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1995-11-28 -- LaScala, Dominick -- Complaint -- News Release
Monmouth University student charged with
sending approximately 24,000 computer e-mail "bombs"
NEWARK -- A 21-year-old Monmouth University student from
Bethpage, New York -- allegedly disgruntled after his university
computer privileges had been revoked -- was charged today with
allegedly sending an "E-mail Bomb" on Nov. 20, 1995 consisting of
24,000 unsolicited electronic messages which crashed the
university's computer e-mail system, U.S. Attorney Faith S.
Hochberg announced.
The alleged e-mail (electronic mail) bomb consisted of thousands
of electronic mail messages, essentially electronic junk mail,
which were sent via the Internet to two university officials,
Hochberg said.
Dominick S. LaScala (DOB 1974-08-14), of 7 Shelly La., Bethpage,
was charged today in a two-count federal Complaint with violating
the Federal computer fraud statute, 18 U.S.C.  1030(a)(5).
Count One, which charges LaScala with intentionally sending the
"E-Mail Bomb," carries a maximum of five years in federal prison
and a $250,000 fine, upon conviction.
Count Two, charging LaScala with recklessly doing the same thing,
carries a maximum penalty of one year in federal prison and a
$100,000 fine, upon conviction, according to Assistant U.S.
Attorney Donald S. Davidson.
Under U.S. Sentencing Guidelines, the judge to whom this case is
assigned would, upon conviction, determine the actual sentence
based upon a formula that takes into account the severity and
characteristics of the offense, and the defendant's criminal
history, if any, Hochberg said.
Parole, however, has been abolished in the federal system.  Under
Sentencing Guidelines, defendants that are given custodial terms
must serve nearly all that time, Hochberg explained.
LaScala surrendered for an initial appearance this afternoon
before U.S. Magistrate Judge G. Donald Haneke in Newark Federal
Court, who set Dec. 18th at 11 A.M. for a preliminary hearing.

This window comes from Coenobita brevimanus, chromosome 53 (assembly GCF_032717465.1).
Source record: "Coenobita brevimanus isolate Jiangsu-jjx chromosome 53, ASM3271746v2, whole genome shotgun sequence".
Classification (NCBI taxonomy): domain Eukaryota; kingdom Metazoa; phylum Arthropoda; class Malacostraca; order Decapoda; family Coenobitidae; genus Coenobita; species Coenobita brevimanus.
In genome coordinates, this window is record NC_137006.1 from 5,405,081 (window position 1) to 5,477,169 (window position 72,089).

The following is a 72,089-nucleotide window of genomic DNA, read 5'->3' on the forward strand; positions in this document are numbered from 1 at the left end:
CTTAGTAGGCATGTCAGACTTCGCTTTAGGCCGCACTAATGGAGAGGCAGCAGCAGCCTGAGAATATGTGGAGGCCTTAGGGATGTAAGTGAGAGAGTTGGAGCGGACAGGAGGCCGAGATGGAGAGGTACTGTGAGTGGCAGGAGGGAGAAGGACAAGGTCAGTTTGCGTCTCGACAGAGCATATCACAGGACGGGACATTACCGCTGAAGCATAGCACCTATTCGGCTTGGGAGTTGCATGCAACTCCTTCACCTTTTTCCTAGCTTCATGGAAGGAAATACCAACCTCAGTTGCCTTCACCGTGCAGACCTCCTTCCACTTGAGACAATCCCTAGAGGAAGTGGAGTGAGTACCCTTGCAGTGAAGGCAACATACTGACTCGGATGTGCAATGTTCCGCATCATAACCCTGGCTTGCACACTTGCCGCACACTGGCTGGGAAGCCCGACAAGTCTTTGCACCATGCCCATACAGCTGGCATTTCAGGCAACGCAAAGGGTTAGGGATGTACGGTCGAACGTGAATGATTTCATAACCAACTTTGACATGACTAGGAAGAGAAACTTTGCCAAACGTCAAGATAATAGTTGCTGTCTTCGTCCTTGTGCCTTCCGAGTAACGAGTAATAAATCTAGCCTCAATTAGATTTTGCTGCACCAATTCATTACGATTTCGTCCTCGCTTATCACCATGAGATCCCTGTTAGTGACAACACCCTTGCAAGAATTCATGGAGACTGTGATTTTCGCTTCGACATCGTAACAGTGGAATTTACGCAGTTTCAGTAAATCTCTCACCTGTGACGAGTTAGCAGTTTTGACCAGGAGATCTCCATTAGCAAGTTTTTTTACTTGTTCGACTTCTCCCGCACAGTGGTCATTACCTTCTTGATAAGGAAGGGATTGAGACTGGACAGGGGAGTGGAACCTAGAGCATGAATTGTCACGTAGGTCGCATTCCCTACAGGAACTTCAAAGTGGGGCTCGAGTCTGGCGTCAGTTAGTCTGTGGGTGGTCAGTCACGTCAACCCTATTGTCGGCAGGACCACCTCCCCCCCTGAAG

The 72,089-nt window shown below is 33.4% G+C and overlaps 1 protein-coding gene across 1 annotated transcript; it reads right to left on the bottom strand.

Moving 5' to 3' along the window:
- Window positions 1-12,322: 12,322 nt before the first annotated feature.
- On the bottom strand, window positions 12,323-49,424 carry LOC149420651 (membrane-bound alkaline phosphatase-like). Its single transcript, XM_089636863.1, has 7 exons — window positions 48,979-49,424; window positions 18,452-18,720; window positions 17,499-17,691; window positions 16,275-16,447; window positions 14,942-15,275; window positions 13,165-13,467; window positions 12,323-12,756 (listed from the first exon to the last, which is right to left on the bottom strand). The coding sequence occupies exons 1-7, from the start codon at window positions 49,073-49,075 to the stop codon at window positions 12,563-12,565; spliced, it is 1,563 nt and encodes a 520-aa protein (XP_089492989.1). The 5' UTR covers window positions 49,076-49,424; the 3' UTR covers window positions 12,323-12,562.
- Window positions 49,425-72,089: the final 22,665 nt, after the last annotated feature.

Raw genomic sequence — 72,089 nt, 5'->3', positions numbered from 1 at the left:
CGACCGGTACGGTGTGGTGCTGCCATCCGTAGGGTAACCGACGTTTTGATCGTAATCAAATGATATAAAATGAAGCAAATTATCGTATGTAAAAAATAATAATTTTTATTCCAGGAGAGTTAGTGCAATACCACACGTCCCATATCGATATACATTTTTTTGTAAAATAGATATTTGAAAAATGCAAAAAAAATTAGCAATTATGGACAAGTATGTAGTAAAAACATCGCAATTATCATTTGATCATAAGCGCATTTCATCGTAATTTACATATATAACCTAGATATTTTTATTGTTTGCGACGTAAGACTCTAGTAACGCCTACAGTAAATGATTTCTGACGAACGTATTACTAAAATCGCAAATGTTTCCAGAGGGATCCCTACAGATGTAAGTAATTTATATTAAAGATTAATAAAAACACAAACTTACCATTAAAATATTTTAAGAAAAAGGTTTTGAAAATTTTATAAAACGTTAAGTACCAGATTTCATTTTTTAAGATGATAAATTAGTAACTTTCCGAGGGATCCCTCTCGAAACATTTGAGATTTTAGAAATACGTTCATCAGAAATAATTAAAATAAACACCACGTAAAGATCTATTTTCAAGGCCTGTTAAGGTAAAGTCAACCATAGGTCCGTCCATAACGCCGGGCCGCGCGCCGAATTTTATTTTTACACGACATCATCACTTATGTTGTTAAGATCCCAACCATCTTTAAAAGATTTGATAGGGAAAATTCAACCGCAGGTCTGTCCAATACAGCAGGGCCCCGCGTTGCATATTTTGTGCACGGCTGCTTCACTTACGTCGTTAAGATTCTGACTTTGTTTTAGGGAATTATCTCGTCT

LaScala was released on a $10,000 personal recognizance bond. 
Judge Haneke restricted LaScala's travel to New York and New
Jersey and also required him to surrender his passport. Judge
Haneke also prohibited LaScala from accessing or using any on-
line computer services, according to Davidson.
In the early morning hours of Nov. 20, 1995, LaScala used the
Internet to cause the approximately 24,000 unsolicited e-mail
messages to inundate the e-mail addresses of the two unnamed
Monmouth University officials.  This massive data inflow caused
the university's e-mail system to crash.  It took university
personnel approximately 44 hours, at a cost of approximately
$4,400, to repair the damage and trace the origins of the e-mail,
the attachment to the Complaint states.
Authorities traced the e-mail through Internet accounts in two
different states, back to an Internet access account maintained
by a fellow student who is LaScala's friend and business partner. 
When confronted, the friend admitted that LaScala had used the
friend's Internet access account to launch the e-mail attack,
according to the Complaint.
Several days earlier, the university had terminated LaScala's
computer privileges on the basis of misuse, the attachment
states.
In a felony Complaint, charges are lodged in a sworn statement
made before a U.S. Magistrate Judge.  Under district court rules,
a preliminary hearing on the Complaint must be held within 20
days of a defendant's initial appearance, unless the defendant
waives a preliminary hearing or an Indictment is returned.
The charges are only allegations and must be proven at trial. 
Every defendant charged in a federal Complaint is presumed
innocent unless and until found guilty beyond a reasonable doubt
in a trial at which the defendant has all of the trial rights
guaranteed by the U.S. Constitution and federal law, Hochberg
said.
Hochberg credited Special Agents of the Federal Bureau of
Investigation, under the direction of Barry Mawn, special agent
in charge of the FBI's Newark Office; and the staff of Monmouth
University under the direction of Joseph A. LaGaipa, director of
computer services, with developing the case against LaScala.
The Government is represented by Assistant U.S. Attorney
Davidson, deputy chief of the U.S. Attorney's Criminal Division
in Newark.
                             --30--
lasc1128.txt
LaScala, Dominick -- Complaint
News Release -- 1995-11-28
U.S. Attorney for the District of New Jersey
Faith S. Hochberg, United States Attorney
970 Broad Street, Seventh Floor
Newark, New Jersey 07102
Main Office Number: 201-645-2700
Public Affairs Office: 201-645-2888
Dick Lavinthal: Spokesman and Public Affairs Specialist
rlavinth@justice.usdoj.gov
Archived News Releases/Documents: http://www.usdoj.gov/press/html
gopher://gopher.usdoj.gov
      



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